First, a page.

I’ve been interested in this for a long time, but never got up the nerve to read my old journals. Today, rather than catch up on laundry or do dishes (my now-deformed belly button (thanks for saving my life and all, but did you have to mutilate my belly?) started hurting so I had to take to the couch) I decided to brave it.
Did I physically cringe when I read that stuff? Oh, yes. Yes I did.
Part of the cringing is from how boring the entries are. The oldest journal I found is one that I started in January of 1980, but I clearly remember that one of my earlier ones had months of dated pages that I never filled in. My solution was to go through later and write, in black ballpoint pen, "Reg. day at school." on every single page. I hope I do find that one someday, because, well, just because.
Here’s part of an entry from 1982. I was twelve.
. . . maybe he will like me someday.
I have a new skirt. I found it at soccer practice. It is a Gunnie Sac. It is a size 5 juniors, I can’t wear it yet. I always wanted a prarie skirt.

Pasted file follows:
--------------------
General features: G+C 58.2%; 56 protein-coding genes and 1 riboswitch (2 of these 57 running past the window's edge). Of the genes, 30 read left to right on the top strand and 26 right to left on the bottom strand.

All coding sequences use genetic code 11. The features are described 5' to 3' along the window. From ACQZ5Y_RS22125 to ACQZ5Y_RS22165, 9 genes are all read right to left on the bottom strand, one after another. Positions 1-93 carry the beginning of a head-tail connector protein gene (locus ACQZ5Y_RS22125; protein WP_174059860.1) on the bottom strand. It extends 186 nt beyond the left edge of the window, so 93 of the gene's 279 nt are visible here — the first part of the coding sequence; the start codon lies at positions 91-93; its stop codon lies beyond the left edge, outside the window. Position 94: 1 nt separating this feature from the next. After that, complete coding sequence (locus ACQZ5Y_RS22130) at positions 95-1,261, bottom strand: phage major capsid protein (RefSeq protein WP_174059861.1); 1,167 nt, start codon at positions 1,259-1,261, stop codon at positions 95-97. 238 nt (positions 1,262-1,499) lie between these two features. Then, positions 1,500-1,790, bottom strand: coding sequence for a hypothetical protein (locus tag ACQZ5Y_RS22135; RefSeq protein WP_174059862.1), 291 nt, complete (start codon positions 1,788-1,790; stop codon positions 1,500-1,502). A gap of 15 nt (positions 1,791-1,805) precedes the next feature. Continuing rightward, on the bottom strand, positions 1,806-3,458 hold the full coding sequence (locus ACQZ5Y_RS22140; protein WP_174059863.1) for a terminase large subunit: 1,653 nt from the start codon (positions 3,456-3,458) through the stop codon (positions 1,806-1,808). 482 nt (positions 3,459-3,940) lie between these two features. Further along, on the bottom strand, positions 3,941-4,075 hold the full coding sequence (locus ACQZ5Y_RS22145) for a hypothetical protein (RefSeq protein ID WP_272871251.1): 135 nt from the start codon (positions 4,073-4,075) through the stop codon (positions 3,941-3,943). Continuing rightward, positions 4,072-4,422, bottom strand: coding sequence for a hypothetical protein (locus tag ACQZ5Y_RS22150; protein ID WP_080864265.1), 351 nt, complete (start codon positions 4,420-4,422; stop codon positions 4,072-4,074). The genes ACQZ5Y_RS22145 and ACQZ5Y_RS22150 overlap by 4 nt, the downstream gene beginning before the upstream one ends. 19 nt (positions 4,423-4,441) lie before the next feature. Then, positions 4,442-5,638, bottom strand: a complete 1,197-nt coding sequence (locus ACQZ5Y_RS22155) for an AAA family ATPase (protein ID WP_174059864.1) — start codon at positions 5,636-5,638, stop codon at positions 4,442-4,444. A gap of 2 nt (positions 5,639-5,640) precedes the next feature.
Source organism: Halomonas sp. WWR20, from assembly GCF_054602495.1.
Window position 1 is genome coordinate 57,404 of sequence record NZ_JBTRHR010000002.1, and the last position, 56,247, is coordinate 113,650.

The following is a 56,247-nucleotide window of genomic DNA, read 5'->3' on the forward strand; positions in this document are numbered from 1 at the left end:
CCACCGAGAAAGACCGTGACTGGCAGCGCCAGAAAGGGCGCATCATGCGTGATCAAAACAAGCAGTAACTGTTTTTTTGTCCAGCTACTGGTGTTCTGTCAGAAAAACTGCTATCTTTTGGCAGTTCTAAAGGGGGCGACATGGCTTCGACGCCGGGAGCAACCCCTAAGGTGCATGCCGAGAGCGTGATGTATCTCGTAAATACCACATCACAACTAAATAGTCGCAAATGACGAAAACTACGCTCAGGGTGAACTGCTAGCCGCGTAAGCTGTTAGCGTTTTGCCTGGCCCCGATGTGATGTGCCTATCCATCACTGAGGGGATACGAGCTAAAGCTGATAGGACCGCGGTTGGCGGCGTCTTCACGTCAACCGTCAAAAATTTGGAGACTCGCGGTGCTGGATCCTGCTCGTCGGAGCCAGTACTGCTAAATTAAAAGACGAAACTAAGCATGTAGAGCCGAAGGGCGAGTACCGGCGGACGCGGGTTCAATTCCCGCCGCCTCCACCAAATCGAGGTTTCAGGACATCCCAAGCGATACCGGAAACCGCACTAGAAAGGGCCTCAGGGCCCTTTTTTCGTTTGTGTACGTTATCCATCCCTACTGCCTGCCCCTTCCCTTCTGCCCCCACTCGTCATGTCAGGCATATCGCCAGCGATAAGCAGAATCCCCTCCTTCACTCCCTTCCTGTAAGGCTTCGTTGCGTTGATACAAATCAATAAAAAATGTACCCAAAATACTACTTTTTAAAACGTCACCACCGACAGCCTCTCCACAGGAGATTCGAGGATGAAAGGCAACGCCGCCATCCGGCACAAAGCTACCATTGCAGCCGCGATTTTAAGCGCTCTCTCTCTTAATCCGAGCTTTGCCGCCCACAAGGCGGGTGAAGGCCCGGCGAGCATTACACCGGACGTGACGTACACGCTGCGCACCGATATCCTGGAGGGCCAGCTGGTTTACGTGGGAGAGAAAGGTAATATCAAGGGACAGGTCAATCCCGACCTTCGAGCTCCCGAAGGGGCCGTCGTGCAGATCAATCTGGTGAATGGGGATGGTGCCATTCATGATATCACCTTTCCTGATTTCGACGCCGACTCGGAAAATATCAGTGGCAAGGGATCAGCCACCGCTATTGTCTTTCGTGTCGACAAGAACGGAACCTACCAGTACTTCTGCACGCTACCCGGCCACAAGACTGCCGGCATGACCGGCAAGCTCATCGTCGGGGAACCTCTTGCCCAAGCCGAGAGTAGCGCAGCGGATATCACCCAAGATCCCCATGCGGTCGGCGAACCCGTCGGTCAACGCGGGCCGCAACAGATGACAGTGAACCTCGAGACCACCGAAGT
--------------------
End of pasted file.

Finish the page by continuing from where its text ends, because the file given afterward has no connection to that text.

See what I mean? I always wanted a prairie skirt? Here’s a photo of an entry a few pages later on.
Left to right: much younger versions of Mel Gibson, Timothy Hutton, and John Stamos. I don’t remember who the other guy is, but I think he was on All My Children.
I was thinking, as I cringed through the pages, how very, very glad I am that I didn’t have blog access at this time in my life. I wonder how many kids who are now blogging their adolescence will be legally changing their names when they turn 30 to escape from their online journals. Or, maybe so many people will be in the same boat that they won’t worry about it.
I’m not even sure what to do with my journals. I don’t particularly want my great-grandkids looking to them for clues as to what I was like and I certainly don’t enjoy reading them, but it seems wrong to burn them or put them in the trash. Maybe I’ll salvage the worthwhile pages and toss the rest. I still am shocked, seriously shocked, to see how frequent and how passionate my crushes were. I always thought I was such a smart girl.